From curation to exhibition: an inside peek at the Loeb

The Frances Lehmen Loeb Art Center houses over 19,000 works that are on display for the Vassar community. Additionally many temporary and internationally renowned exhibitions are housed here. Photo By: Spencer Davis
The Frances Lehmen Loeb Art Center houses over 19,000 works that are on display for the Vassar community. Additionally many temporary and internationally renowned exhibitions are housed here. Photo By: Spencer Davis
The Frances Lehmen Loeb Art Center houses over 19,000 works that are on display for the Vassar
community. Additionally many temporary and internationally renowned exhibitions are housed here. Photo By: Spencer Davis

Often when we walk into museums, we become so absorbed in our own thoughts that we overlook those who helped bring the art in front of us to life. Often we just smile placidly at the docents who sometimes stand with their arms at their sides, in the periphery. Seldom do we reflect on the work of museum staff—the curators, collection managers, coordinators, docents and directors—that make the experience of being the museum as special as it is.

“I’d like to think that we are one of the country’s finest art museums in terms of experience, although we do not rival many in terms of size of budget or staff,” wrote James Mundy, the Anne Hendricks Bass Director of the Frances Lehmen Loeb Art Center, in an emailed statement.

“There are few museums where the visitor leaves more energized and stimulated than he or she arrived and that to my mind is a hallmark of a really good museum. I would like us to be one of those museums.”

Mundy has served as the Anne Handricks Bass Director for over 23 years. He articulated the Loeb’s goal for any visitors.

“We like to help facilitate the dialogue between the visitor and the art but the best thing we can do is to provide an environment where your experience of the art is under your control and you are responsible for its efficacy,” he wrote.

To help foster such an environment, the docents who lead museum tours frequently engage with museum visitors and tourists. Calvin Lamothe ’17 elaborated upon the daily happenings for student docents (or tour-givers).

“On any given day, a docent might be floating through the galleries, interacting with visitors, giving a daily guided tour or a group tour, researching pieces in the collection, or working on posts for the Art Center’s blog, Off the Wall,” Lamothe wrote in an emailed statement. “Giving tours is our main responsibility; we try to structure the daily-guided tours around the visitors’ interests. We work fairly closely with the museum’s curators as new exhibitions open, as they often walk us through the exhibits so that we are equipped to talk about them with visitors.”

The two curators of the museum, Patricia Phagan, The Phillip and Lynn Straus Curator of Prints and Drawings, and Mary-Kay Lombino, the Emily Hargroves Fisher ’57 and Richard B. Fisher Curator and Assistant Director for Strategic Planning, work with some of the 19,000 works in the Loeb’s permanent collection.

The curators, in organizing and relating works of art with each other, actively give new meaning and life to the pieces of work on display. According to Mundy, the process of curating is usually incremental. The exhibition begins with an idea and takes life as pieces, loaned or donated, join the collection. Phagan and Lombino often try to resurface  works that have not been shown in the gallery for a while.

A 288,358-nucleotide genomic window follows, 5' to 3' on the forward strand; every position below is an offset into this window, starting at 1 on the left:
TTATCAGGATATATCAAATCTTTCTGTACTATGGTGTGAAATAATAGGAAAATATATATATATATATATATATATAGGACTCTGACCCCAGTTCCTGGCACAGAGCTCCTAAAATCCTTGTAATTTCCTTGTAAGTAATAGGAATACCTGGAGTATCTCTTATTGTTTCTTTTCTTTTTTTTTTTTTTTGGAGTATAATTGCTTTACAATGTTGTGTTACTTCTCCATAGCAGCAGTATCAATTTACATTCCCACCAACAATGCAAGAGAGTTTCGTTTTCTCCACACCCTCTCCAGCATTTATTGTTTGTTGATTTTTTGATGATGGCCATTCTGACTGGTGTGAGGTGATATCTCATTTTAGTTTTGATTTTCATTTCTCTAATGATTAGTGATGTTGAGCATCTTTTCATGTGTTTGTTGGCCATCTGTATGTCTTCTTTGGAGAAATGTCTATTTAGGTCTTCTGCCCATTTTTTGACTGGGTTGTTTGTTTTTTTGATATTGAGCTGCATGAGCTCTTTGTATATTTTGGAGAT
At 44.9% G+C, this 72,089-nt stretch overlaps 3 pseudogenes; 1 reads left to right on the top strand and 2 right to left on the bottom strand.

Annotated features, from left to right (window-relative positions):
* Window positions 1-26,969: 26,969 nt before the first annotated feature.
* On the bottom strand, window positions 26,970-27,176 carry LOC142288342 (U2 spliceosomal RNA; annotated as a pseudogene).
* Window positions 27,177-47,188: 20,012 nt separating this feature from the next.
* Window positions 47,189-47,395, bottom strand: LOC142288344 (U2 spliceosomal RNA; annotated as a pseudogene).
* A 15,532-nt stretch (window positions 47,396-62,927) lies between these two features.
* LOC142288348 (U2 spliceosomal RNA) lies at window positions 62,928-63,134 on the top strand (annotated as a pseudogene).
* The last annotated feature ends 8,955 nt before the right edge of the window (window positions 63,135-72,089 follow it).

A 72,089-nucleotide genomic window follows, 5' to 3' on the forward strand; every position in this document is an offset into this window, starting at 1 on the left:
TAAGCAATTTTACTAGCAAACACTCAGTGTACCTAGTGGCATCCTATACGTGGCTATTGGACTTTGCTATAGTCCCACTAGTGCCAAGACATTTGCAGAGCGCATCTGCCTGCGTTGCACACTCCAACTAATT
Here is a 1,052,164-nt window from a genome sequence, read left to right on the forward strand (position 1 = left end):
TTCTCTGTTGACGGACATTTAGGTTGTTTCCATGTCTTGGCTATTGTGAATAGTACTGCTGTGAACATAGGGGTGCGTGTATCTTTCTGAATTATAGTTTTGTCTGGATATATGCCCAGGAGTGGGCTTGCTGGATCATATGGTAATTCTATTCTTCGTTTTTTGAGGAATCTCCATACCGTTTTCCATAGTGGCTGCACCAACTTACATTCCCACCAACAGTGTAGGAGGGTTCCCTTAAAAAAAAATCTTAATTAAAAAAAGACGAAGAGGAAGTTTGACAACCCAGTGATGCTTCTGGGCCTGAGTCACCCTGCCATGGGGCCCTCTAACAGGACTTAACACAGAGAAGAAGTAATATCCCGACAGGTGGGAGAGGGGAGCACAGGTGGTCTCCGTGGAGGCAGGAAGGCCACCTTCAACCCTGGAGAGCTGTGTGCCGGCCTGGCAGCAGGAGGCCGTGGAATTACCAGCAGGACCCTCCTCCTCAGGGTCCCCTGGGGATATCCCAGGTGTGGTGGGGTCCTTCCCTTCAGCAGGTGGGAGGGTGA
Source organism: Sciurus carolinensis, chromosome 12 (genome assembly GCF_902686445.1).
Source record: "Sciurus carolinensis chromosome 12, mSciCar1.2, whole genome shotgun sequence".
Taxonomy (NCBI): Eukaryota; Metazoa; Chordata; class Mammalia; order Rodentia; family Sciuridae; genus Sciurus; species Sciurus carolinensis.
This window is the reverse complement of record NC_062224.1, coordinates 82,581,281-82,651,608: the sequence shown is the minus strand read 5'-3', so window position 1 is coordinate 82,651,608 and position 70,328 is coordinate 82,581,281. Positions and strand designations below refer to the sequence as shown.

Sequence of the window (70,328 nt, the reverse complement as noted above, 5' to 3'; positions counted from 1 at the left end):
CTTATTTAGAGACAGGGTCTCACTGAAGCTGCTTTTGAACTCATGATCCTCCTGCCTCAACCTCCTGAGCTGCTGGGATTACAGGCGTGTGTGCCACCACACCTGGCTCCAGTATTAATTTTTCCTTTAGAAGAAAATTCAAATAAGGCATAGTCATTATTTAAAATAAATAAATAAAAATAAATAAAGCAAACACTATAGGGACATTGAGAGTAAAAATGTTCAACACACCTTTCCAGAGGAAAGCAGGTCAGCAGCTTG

Phagan is now working on a project that explores the use of light in art, and Lombino is currently working on a show based around the theme of Outsider Art. The show will be on display this summer.

Director Mundy, meanwhile, is responsible for the entire artistic program of the museum. Much of his energy goes to looking after the projects that are underway, working with alumni and friends who support the museum’s programs, collection development and building maintenance.

“We are open to the public and need to present a good face to the public and this requires attention to a lot of details, from making sure burned out lightbulbs are replaced to keeping the facility safe for works of art in terms of its environmental conditions,” Mundy wrote. “The most difficult part of my job is making people happy. The most rewarding part is making people happy.”

Mundy describes the museum’s growth as a series of increments over the past 150 years, although the Loeb’s resources have grown significantly over the past 20 due to generous gifts and bequests. Mundy and the two curators are planning on organizing an exhibition that will show both at Vassar and around the country every two or three years.

The most recent of these major exhibits was titled “The Polaroid Years: Instant Photography and Experimentation.” After showing at Vassar, “The Polaroid Years” made its way to the Norton Museum of Art in Palm Beach. The show brought together Polaroid photographs from 40 widely celebrated artists, including Ansel Adams, Chuck Close, David Hockney and Andy Warhol.

Before “The Polaroid Years,” “Thomas Rowlandson: Pleasures and Pursuits in Georgian England” went to a museum at Northwestern University, and the 2008 exhibition, “Paris-New York: Modern Paintings in the 19th and 20th Century. Masterworks from the Frances Lehman Loeb Art Center” also journeyed to five different museums in Japan.

Mundy and all those involved with organizing exhibitions are currently working on a for-travel exhibition based on the work of Richard Artschwager, a conceptual artist.

Exhibitions presently on display at the Loeb include “Malick Sidibé: Chemises and Decolonizing the Exhibition: Contemporary Inuit Prints and Drawings from the Edward J. Guarino Collection.”

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